This paper analyses job satisfaction as an aggregate of satisfaction with several job aspects, with special focus on the influence of contingent-employment contracts. Fixed-effect analysis is applied on a longitudinal sample of Dutch employees in four work arrangements: regular, fixed-term, on-call

  1. Job demands × job control interaction effects: do occupation-specific job demands increase their occurrence?

    Brough, Paula; Biggs, Amanda

    2015-04-01

    Despite evidence that the accurate assessment of occupational health should include measures of both generic job demands and occupation-specific job demands, most research includes only generic job demands. The inclusion of more focused occupation-specific job demands is suggested to explain a larger proportion of variance for both direct effects and job demands × job control/support interaction effects, as compared with the inclusion of generic job demands. This research tested these two propositions via a self-report survey assessing key psychological job characteristics administered twice to a sample of correctional workers (N = 746). The research clearly identified that the assessment of correctional-specific job demands (CJD) was more strongly associated with job satisfaction, work engagement, turnover intentions and psychological strain, as compared with an assessment of generic job demands. However, the CJD did not produce a greater proportion of significant job demands × job control/support interaction effects, as compared with the generic job demands measure. The results thereby provide further support for the acknowledged 'elusiveness' of these theoretical interactions. Overall, however, the results did support the inclusion of occupation-specific measures of job demands for the accurate assessment of the health and job performance of high-risk workers. The implications for theoretical discussions that describe how high job demands are moderated by job resources are discussed. PMID:24123665

  2. A Guide to Job Enrichment and Redesign.

    Cunningham, J. Barton; Eberle, Ted

    1990-01-01

    Describes job design alternatives--job enrichment, the job characteristics model, Japanese style management, and quality-of-worklife approaches. Focuses on the problems that human resources professionals may encounter when attempting to implement these approaches. (Author/JOW)

  3. Job's story and family health.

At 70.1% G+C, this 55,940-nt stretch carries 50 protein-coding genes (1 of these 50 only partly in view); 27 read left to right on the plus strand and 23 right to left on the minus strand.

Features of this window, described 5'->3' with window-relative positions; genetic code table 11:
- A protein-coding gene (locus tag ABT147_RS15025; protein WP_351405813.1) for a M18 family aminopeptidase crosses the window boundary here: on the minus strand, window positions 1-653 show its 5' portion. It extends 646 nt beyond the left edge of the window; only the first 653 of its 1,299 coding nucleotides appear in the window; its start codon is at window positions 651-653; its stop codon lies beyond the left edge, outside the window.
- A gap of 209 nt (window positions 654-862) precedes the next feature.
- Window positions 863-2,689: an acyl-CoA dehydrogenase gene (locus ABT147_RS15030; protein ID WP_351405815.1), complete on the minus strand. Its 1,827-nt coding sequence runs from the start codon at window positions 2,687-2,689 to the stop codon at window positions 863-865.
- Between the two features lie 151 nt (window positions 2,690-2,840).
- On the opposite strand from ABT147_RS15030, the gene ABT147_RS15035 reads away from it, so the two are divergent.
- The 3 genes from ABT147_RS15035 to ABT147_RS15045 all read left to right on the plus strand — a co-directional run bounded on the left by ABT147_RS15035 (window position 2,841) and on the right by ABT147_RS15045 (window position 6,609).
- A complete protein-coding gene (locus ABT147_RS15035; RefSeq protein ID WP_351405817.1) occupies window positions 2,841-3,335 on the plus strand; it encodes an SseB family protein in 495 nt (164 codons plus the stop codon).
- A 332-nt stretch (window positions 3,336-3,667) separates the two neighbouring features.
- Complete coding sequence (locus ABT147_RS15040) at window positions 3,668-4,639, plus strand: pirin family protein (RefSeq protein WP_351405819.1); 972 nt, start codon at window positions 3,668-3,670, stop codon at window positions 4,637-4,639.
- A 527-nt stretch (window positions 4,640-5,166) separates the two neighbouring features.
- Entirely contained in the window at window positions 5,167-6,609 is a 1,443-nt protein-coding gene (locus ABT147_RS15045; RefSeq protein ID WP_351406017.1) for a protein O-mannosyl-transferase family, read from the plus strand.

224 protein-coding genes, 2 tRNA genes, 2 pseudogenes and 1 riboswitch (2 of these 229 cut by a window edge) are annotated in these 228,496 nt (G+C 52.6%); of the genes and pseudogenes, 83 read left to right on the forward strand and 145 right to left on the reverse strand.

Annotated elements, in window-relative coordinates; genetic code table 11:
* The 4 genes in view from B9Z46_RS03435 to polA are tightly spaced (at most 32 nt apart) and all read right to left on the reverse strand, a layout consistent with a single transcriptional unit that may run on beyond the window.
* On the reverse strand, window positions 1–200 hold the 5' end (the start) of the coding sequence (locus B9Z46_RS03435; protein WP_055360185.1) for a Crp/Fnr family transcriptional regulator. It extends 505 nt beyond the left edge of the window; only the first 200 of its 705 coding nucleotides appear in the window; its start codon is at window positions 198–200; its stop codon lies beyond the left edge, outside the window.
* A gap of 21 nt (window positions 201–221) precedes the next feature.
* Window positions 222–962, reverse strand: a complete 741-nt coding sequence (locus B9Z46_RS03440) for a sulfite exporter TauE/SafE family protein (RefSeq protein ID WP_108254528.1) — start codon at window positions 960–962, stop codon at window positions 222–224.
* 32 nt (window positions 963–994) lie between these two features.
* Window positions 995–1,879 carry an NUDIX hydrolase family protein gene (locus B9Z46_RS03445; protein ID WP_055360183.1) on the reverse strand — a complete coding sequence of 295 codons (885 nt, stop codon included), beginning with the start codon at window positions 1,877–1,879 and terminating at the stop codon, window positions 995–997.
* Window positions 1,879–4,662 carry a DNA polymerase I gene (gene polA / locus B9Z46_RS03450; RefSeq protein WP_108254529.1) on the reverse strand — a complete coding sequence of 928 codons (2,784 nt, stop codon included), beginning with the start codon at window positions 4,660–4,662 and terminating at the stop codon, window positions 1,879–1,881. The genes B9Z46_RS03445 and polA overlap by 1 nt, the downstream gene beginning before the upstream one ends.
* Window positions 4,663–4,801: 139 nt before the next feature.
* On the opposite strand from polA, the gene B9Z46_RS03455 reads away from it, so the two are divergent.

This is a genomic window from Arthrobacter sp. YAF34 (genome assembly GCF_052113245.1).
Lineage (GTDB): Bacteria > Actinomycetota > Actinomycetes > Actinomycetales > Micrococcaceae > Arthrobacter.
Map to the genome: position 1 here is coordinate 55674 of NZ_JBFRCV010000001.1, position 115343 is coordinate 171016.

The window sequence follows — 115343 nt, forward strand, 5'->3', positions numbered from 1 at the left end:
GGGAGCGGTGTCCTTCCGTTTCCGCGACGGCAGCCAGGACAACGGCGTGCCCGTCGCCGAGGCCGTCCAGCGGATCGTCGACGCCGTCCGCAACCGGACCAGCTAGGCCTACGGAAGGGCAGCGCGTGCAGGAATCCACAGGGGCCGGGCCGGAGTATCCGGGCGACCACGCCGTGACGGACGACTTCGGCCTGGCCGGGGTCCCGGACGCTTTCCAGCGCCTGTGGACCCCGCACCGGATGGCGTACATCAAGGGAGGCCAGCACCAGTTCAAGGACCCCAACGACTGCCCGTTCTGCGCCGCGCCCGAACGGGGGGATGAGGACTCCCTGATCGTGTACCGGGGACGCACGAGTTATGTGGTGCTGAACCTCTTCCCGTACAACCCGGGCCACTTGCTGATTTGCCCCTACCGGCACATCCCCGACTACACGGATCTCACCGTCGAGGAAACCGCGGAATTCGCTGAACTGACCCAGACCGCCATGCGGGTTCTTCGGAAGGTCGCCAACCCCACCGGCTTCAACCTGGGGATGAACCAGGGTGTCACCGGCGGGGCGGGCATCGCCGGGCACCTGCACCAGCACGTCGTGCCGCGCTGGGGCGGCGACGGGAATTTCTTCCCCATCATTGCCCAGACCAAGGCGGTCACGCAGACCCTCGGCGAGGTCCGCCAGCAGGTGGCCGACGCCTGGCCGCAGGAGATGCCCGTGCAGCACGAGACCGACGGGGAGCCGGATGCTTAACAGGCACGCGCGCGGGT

Badalamenti, Anthony F

    2009-06-01

    This paper examines the book of Job for encoded psychological meaning. Its main conclusion is that the story imagery expresses a need to rectify fatherly and parental oblivion for a child who is the object of the destructive envy of a sibling. A family dynamic is constructed from the story's repeated emphasis of Job's blamelessness and the story's position that Satan both proposes and causes Job's sufferings. The emergent family model sees Job as representing a son, Satan an envious rival, and God a father or parent(s). This paper proposes that Job's story may be reactive to a period where male authority was at risk of becoming excessive, threatening family and community health. PMID:19421870

  4. Jobs and nuclear power

    To guarantee the existence of Germany as an industrialized country, and to protect jobs, the country needs a comprehensive energy consensus not restricted to the solution of the debate about the future of nuclear power. From the point of view of IGBCE, the Mining, Chemistry and Energy Workers Union, striving for continuity remains a basic prerequisite. The energy mix currently existing offers the best preconditions for a future energy supply in the light of the worldwide development to be expected. Nuclear power cannot be replaced for a foreseeable time without this giving rise to considerable damage to the national economy and ecology alike. An overall objective should be to keep electricity generation in the country. Consistent resource conservation, more efficient energy use, and stricter energy conservation must further enhance the environmental acceptability of energy generation and energy consumption. (orig.)

  5. Job Displacement and Crime

    Bennett, Patrick; Ouazad, Amine

    theory of crime. Marital dissolution is more likely post-displacement, and we find small intra-family externalities of adult displacement on younger family members’ crime. The impact of displacement on crime is stronger in municipalities with higher capital and labor income inequalities.......This paper matches a comprehensive Danish employer-employee data set with individual crime information (timing of offenses, charges, convictions, and prison terms by crime type) to estimate the impact of job displacement on an individual’s propensity to commit crime. We focus on displaced...... individuals, i.e. high-tenure workers with strong attachment to their firm, who lose employment during a mass-layoff event. Pre-displacement data suggests no evidence of endogenous selection of workers for displacement during mass-layoffs: displaced workers’ propensity to commit crime exhibits no...

  6. Jobs for girls?

    Krogsgaard-Hansen, Lone; Hudson, Ray; Schech, Susanne

    1992-01-01